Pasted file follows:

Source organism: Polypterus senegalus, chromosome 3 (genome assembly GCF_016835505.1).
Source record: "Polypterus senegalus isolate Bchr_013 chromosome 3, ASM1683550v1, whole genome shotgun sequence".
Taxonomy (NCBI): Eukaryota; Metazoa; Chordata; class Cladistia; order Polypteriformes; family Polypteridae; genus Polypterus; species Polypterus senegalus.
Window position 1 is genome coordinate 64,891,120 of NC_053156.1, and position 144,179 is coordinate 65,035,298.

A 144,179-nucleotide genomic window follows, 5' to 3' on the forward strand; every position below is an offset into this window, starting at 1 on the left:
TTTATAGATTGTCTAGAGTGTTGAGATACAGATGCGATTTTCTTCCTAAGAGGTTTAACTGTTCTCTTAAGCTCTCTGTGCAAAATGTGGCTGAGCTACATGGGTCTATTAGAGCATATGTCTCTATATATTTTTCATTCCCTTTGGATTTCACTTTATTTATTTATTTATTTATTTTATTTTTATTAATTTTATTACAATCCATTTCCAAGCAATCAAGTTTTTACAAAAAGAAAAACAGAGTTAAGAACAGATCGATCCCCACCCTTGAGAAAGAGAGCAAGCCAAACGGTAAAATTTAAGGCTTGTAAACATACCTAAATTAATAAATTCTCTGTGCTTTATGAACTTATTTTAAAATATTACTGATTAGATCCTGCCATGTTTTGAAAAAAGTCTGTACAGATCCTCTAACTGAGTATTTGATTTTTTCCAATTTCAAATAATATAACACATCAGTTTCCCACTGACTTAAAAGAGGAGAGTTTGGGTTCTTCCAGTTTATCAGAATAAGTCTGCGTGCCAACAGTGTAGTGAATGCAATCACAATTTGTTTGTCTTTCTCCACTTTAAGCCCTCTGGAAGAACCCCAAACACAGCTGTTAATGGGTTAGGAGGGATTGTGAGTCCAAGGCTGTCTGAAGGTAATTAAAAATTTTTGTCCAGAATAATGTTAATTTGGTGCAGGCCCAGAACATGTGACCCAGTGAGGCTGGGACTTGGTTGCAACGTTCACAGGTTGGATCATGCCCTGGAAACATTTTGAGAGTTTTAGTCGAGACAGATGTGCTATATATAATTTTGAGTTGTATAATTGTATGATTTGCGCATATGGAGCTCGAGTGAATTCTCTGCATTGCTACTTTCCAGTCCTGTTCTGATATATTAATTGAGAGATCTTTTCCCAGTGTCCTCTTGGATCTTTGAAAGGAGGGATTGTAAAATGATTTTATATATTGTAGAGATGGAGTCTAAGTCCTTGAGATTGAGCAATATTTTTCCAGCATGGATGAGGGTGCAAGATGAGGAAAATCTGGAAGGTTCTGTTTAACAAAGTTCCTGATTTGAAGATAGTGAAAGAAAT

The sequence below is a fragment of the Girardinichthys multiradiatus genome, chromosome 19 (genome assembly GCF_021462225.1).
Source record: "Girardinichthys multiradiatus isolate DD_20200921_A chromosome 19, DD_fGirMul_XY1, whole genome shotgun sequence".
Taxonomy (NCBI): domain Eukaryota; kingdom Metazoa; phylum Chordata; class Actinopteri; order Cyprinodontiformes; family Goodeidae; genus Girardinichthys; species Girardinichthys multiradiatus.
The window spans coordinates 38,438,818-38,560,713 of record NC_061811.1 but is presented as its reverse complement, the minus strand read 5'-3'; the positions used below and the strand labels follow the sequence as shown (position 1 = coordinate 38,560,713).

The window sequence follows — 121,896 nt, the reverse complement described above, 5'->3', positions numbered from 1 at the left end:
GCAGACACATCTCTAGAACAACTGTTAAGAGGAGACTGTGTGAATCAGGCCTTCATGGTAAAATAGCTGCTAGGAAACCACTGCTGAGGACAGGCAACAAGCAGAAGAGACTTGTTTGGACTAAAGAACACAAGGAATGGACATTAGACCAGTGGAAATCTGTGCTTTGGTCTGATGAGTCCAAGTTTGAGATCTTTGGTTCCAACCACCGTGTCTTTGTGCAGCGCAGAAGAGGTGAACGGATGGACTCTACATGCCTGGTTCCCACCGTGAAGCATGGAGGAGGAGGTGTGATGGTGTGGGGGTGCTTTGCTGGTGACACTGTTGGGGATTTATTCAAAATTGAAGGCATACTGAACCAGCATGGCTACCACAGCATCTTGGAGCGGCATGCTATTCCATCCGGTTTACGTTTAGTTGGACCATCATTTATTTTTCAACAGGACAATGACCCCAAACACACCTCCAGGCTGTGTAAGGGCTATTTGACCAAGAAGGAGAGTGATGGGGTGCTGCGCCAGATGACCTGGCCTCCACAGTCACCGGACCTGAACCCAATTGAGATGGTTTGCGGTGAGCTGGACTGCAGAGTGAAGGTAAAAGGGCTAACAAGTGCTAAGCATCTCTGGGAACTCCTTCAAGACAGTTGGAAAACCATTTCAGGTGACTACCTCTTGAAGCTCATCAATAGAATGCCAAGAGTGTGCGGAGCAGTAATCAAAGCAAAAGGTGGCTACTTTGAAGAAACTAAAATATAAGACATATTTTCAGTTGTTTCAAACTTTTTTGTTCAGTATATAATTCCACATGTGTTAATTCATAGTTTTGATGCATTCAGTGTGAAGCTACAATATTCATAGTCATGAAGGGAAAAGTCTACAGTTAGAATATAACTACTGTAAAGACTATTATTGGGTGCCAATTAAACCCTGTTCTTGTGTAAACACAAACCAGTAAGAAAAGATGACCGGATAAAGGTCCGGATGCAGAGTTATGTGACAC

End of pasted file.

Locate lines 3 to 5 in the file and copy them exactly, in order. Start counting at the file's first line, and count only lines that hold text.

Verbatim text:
Taxonomy (NCBI): Eukaryota; Metazoa; Chordata; class Cladistia; order Polypteriformes; family Polypteridae; genus Polypterus; species Polypterus senegalus.
Window position 1 is genome coordinate 64,891,120 of NC_053156.1, and position 144,179 is coordinate 65,035,298.

A 144,179-nucleotide genomic window follows, 5' to 3' on the forward strand; every position below is an offset into this window, starting at 1 on the left: